The life of a process consultant results in experiencing some ordinary shopping-situations through a different lens. In this blog I share my personal experience when buying a Pax wardrobe at IKEA and how I think the process in the self-serve warehouse of IKEA can even be improved a little bit from the perspective of operational excellence.
Since I left my childhood home, I have regularly visited IKEA to buy furniture or home accessories. I find it an intriguing concept: easy to (dis)assemble furniture with a decent price and a good look and feel; what more does the customer need? Every time I am at IKEA, I am amazed how IKEA has organized its business (model): large showrooms with a homely atmosphere, every conceivable piece of furniture and a lot of impulse purchases placed near the end of the walkway throughout the showroom. I think the most fascinating part is at the end of the walkway towards the exit. Aside from the cheap and amazing ice creams and hotdogs (which makes IKEA a convenient place-to-take-your-kids-with-you), customers collect their own products in the self-serve warehouse, and take them to the check-out for purchase. In this way, the customer fulfills the role of a costless employee in the logistics warehouse process!
My self-serve warehouse puzzle
Last weekend I was at IKEA to buy a Pax wardrobe which I think is one of IKEAs most popular pieces of furniture. IKEA allows you to fully customize your own Pax wardrobe; the amount and types of cabinet elements, shelves, drawers and hinges. You can imagine the amount of effort and intelligence this requires from the procurement and inventory policy, since each ordered Pax wardrobe consists of different elements. But when picking the articles for my wardrobe in the self-serve warehouse, the costless employee (in the form of myself) was a bit puzzled. My own composed Pax wardrobe had four doors and each of the doors required four hinges (so 4 x 4 = 16 hinges). But based on my picking list which was created by one of the IKEA employee based on my input I was supposed to collect six bags each consisting of three hinges (6 x 3 = 18 hinges). So my direct response was; what went wrong?!
I explained my concerns to a friendly IKEA employee, who also didnt understand my picking list at first sight. When he joined me in visiting the shelf he found the answer: because the four-pack bags of hinges were out of stock, the system automatically referred me to the shelf with three-pack bags of hinges. In itself I found this quite a brilliant business rule set in IKEAs inventory system. Although I would have two redundant hinges; for most IKEA customers it is worth to buy two extra hinges instead of coming back later when the four-packs are in stock again. So in this way this solution is really customer focused!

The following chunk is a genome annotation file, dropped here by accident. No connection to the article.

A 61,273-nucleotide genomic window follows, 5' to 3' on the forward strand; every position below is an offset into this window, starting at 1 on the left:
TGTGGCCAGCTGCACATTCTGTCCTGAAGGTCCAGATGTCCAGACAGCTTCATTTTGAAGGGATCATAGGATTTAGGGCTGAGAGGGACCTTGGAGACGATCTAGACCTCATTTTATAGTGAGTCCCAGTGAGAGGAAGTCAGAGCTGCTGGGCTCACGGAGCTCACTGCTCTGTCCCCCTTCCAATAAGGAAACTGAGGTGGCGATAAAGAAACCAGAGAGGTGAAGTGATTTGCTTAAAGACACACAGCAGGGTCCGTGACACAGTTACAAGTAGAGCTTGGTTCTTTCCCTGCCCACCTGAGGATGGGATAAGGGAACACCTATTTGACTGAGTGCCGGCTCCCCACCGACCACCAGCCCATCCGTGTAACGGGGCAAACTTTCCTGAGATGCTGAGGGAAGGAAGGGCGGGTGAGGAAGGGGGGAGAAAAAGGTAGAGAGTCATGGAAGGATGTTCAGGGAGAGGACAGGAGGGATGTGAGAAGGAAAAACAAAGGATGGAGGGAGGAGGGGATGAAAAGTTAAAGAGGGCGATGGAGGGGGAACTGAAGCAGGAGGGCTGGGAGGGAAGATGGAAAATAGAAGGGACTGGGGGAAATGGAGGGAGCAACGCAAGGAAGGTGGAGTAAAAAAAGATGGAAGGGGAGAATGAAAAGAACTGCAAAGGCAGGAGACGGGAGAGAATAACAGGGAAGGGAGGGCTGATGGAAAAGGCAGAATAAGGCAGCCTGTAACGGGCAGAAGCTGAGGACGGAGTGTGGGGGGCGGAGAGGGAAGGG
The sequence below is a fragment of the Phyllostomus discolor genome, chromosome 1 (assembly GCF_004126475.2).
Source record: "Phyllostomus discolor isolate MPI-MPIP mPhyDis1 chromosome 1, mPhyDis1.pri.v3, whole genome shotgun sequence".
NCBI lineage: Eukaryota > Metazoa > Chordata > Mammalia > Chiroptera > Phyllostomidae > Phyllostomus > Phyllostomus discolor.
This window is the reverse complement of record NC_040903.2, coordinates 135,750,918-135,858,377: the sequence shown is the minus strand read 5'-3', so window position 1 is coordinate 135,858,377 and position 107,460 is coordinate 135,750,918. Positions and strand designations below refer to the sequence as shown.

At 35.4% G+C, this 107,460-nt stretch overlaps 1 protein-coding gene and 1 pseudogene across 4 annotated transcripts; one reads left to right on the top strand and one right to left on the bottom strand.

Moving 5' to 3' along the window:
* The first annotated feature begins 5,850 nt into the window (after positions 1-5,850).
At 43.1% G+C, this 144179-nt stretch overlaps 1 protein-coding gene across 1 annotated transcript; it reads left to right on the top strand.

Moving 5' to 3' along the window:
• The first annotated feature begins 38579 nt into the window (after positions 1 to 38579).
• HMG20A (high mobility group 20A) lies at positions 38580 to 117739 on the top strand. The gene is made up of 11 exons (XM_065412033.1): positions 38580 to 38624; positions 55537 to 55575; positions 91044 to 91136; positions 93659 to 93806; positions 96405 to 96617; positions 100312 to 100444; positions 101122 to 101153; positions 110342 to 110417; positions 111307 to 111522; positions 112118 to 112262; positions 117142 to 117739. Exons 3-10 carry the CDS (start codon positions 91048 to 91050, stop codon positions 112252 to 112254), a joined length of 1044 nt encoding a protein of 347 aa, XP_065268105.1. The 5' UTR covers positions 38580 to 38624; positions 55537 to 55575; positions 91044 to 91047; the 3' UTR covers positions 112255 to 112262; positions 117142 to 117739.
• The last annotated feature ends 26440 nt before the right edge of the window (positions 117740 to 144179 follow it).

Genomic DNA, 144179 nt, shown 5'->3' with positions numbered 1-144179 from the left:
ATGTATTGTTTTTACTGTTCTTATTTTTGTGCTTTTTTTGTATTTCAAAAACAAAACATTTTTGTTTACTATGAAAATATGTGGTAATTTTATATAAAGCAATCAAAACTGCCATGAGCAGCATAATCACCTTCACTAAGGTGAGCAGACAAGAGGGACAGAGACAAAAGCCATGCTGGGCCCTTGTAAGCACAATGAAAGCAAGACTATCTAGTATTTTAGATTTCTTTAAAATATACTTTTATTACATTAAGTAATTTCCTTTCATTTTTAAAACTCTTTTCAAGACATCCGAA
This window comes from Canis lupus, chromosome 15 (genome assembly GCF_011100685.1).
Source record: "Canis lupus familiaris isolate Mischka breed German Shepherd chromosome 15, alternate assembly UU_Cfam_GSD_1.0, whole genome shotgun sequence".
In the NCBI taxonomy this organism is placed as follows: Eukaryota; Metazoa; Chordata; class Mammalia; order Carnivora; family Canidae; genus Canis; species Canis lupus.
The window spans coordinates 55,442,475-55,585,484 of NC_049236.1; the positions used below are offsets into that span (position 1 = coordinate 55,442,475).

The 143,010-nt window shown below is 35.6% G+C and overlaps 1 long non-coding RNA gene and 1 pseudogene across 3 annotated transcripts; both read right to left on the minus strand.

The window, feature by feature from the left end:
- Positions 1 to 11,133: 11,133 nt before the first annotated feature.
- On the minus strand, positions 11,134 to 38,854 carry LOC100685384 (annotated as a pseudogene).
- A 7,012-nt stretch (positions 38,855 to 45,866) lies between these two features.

From excellent to even more excellent
Thinking about this experience in a bit more detail I thought that IKEAs self-serve warehouse process could easily be improved in order to make the process even more customer focused. From a process point of view I would suggest:
- Assuming that these kind of out-of-stock situations will always occur, mentioning such an automatic referral by the inventory system on the customers picking list would be even more customer focused. By explicitly mentioning such an automatic referral to the three-pack bags of hinges, the customer is no longer confused on why he has to pick up two redundant hinges. From a customer perspective this would be an improvement compared to just referring the customer to another product when the initial product is out of stock! Or leave the choice to the customer; when the customer decides to come back later for the four-pack bags of hinges, this is a new opportunity to provide the customer the ultimate IKEA-experience!
- By preventing the occurrence of confused customers that consult IKEA employees, employee time and costs can be saved and the process of self-serving customers can be even more efficient (and prices of furniture can remain low). Of course this depends on the number of times such an above mentioned out-of-stock situation occurs, but I hope you get what I mean.
So in this way I think that such a small improvement (by just printing a few words of explanation on the customers picking list) can easily contribute to the self-serve process in IKEAs warehouse. It brings advantages to both the customer and the internal operations of IKEA. And that is what operational excellence is about: improving organizational processes in order to deliver optimal customer value!